The Miami Marathon is a long journey for thousands of runners and their friends and family. That’s why after months of training, we can understand wanting to celebrate with a huge cheat day. Here are some great spots along the route with solid brunch options, including places where you can grab a drink with your meal. Because hey, whether you ran or woke up super early on a Sunday to cheer people on, you’ve earned it! 1. Big Pink 157 Collins Ave. Opens at: 8 a.m.
If this year’s Miami Marathon has inspired you to get into running, you’re in luck. There are dozens of free running clubs across Miami for you to join that will keep you motivated and in shape. We included where each club meets to begin their runs and each of their Facebook pages where you can learn more about the kinds of workouts they do. So dust off those old sneakers and check ‘em out.
The Miami Marathon is a 26.2-mile race that goes through Miami Beach and Miami and will cause some blocked roads and traffic tie ups. Whether you’re trying to get to the marathon or totally trying to avoid it, here are our five best tips to help you navigate the crowds and gridlock. 1. Know when and where the marathon starts and ends. 2. Plan your commute based on these traffic predictions.
Muck Rack makes it simple to find people, tweets, or articles that mention any name, keyword, company, hashtag etc. We've compiled this guide to help you make the most of your search.
Selecting a term
Start searching tweets, articles from media outlets, articles mentioned in tweets, journalists'
names, titles and bios with some suggested searches:
Companies or Topics (e.g. iPhone, Microsoft)
Phrases (e.g. "cloud computing") — use quotes to keep the terms together
Twitter handles (e.g. @username) — returns those who have mentioned or replied to
Names (e.g. "David Pogue")
Hashtags (e.g. #sxsw, #london2012)
Bio details (e.g. vegan, Olympics, father)
Muck Rack's Advanced Search allows for many boolean operators.
Find results that mention multiple specified terms, use AND or
+. For example, ensure each result contains both Elon Musk and Mark Zuckerberg by
searching Musk AND Zuckerberg or Musk + Zuckerberg.
Use the operators OR or , to broaden your search when you'd like either of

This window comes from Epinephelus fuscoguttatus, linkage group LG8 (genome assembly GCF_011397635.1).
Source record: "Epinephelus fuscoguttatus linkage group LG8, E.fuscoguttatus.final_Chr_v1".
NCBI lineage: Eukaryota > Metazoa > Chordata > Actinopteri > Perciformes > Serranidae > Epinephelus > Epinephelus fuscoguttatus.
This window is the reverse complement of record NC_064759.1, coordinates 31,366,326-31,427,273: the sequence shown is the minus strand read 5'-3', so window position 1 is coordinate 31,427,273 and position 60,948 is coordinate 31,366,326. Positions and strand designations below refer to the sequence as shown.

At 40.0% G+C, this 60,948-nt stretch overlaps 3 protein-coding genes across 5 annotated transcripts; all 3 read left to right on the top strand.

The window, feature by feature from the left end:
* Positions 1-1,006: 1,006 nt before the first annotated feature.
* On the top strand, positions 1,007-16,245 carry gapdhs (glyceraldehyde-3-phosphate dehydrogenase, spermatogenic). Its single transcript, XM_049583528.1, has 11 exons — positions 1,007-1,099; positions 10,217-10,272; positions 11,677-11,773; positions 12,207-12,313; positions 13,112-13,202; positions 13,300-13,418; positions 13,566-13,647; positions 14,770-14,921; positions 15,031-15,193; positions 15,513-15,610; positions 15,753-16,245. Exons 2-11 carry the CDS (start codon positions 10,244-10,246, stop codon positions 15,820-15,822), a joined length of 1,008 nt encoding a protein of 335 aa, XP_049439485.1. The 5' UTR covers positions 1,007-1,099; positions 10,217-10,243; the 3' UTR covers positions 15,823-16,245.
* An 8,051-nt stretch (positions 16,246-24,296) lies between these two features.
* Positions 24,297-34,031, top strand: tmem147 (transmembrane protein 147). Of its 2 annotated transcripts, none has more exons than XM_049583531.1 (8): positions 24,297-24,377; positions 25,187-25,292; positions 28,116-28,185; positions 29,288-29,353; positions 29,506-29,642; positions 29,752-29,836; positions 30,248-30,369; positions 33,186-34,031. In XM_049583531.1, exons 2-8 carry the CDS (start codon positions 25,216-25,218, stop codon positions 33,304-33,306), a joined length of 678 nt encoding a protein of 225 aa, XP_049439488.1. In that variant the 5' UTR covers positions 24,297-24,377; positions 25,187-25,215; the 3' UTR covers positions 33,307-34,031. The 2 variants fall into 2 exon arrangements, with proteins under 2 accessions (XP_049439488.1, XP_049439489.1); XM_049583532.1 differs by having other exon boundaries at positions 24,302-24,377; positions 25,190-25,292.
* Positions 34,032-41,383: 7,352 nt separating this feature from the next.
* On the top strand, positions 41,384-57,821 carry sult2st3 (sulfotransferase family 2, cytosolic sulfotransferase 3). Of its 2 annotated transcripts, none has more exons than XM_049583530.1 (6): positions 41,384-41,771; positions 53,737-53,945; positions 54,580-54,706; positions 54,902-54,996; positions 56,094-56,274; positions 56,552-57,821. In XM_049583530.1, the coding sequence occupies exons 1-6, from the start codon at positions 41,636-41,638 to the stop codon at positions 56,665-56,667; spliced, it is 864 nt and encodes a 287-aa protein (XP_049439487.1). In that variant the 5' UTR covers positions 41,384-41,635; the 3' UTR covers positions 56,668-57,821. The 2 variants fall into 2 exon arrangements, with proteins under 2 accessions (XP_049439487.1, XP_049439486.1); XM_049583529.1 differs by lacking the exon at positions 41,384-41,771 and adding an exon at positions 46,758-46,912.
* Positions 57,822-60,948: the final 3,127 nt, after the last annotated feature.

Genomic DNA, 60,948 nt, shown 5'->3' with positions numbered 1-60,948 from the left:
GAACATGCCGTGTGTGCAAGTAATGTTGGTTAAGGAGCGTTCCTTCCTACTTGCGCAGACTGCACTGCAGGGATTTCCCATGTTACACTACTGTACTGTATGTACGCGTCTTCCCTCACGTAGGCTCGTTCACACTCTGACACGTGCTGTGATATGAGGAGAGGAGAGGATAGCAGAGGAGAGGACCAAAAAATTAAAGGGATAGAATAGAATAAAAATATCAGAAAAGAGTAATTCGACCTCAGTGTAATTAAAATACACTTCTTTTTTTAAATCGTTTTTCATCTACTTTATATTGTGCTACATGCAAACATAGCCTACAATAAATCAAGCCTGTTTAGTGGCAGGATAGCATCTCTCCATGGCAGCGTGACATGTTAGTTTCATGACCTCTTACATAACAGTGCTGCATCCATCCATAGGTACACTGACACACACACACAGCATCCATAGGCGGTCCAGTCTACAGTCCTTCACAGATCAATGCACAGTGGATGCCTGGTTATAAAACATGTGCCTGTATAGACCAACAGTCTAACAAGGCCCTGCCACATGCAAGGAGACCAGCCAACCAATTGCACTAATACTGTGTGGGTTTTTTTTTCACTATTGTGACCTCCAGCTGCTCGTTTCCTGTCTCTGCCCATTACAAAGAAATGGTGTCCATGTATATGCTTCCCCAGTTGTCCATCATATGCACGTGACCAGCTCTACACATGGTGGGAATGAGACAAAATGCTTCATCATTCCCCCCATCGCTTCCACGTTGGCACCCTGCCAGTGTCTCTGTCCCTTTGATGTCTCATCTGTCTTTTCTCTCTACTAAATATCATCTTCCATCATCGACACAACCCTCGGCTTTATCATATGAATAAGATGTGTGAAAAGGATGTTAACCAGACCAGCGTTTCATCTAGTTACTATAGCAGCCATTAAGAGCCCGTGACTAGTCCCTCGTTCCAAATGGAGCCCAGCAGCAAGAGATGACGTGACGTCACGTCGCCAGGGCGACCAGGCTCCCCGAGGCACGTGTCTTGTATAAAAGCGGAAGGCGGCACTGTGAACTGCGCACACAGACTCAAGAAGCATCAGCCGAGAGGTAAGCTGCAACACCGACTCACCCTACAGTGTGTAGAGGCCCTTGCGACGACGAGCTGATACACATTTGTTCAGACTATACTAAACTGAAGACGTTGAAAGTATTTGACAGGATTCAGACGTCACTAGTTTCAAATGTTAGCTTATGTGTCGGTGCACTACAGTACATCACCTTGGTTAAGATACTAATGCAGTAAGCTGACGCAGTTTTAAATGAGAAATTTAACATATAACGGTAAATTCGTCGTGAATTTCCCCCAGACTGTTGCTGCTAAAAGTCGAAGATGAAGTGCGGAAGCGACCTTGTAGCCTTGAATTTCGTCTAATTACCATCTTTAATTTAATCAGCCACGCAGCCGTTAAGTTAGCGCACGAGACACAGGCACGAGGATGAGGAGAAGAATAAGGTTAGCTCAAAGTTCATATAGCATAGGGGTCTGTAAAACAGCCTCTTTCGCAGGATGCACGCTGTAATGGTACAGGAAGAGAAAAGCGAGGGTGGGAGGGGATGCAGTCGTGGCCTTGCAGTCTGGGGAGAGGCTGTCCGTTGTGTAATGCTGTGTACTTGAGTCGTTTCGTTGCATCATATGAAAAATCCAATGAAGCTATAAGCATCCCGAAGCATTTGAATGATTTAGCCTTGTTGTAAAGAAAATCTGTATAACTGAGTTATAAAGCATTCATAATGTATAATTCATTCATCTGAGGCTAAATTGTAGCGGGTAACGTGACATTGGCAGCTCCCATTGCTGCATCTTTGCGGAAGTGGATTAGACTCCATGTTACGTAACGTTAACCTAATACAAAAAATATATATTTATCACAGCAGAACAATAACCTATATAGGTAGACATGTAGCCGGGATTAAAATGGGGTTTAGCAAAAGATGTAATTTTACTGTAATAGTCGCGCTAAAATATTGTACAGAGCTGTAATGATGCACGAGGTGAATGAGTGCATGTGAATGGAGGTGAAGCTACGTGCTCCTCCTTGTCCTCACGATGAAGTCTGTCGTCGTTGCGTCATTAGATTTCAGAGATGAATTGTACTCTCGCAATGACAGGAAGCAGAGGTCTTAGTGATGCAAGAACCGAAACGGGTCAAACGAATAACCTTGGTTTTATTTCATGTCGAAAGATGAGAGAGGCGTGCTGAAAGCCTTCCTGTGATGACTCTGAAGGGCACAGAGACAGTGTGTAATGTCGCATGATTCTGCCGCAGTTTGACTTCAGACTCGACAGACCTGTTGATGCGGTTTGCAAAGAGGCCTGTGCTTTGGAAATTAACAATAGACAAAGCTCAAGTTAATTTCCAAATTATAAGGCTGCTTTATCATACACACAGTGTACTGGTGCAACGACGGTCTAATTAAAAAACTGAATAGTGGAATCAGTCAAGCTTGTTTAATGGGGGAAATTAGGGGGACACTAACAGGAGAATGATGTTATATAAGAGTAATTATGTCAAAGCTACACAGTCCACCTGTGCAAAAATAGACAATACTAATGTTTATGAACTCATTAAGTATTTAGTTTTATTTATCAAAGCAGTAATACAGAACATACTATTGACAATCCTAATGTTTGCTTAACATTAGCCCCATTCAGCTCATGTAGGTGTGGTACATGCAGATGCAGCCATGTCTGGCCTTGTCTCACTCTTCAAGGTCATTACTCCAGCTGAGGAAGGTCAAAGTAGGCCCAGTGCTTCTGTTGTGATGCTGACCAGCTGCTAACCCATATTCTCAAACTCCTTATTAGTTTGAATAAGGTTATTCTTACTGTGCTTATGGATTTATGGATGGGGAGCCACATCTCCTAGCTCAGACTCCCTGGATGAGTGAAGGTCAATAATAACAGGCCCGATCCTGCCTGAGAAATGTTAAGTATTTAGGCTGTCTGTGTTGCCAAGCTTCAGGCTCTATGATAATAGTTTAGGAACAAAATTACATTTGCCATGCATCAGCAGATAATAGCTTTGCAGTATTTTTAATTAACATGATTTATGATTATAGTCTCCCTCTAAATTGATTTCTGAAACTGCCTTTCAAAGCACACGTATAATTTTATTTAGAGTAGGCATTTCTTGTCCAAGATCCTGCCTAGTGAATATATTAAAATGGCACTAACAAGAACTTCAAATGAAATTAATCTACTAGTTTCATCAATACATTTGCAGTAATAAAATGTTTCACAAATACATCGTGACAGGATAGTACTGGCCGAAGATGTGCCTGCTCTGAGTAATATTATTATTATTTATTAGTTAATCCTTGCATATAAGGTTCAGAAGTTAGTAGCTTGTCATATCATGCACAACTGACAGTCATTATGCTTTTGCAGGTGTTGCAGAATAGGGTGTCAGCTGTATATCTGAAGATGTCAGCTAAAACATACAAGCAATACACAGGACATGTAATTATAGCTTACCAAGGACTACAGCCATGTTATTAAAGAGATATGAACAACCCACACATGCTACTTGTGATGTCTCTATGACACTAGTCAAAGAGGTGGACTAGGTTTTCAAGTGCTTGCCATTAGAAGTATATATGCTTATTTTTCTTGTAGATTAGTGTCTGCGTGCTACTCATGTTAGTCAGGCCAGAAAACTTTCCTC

multiple terms to appear in results. (This is the default behavior of our search when no operators
are used). For example, results will contain either cake or cookie by searching cake OR cookie or cake,cookie
Use NOT or - to subtract results from your search. For
example, searching Disney will yield results about the Walt Disney Company as well as Walt Disney
World Resort. To exclude mentions of Disney World, search for Disney -World or Disney
When using one of these operators with a phrase, enclose it in quotation marks. For example, you can
find results about smartphones excluding Apple's iPhone 4S by searching smartphone -"iPhone
Exact case matching or punctuation
If you're searching for a brand name or keyword that relies on specific punctuation marks or capitalization, you can
find results that match your exact query by adding matchcase: before the keyword you're searching for, like matchcase:E*TRADE .
Use parentheses to separate multiple
boolean phrases. For example, to find journalists talking about having fun in Disney World or
Disneyland, search for ("disney world" OR disneyland) AND fun.
An asterisk can be used to search for any variation of a root word truncated by the asterisk. For example, searching for admin* will return results for administrator, administration, administer, administered, etc.
A near operator is an AND operator where you can control the distance between the words. You can vary the distance the near operation uses by adding a forward slash and number (between 0-99) such as strawberries NEAR/10 "whipped cream", which means the strawberries must exist within 10 words of "whipped cream".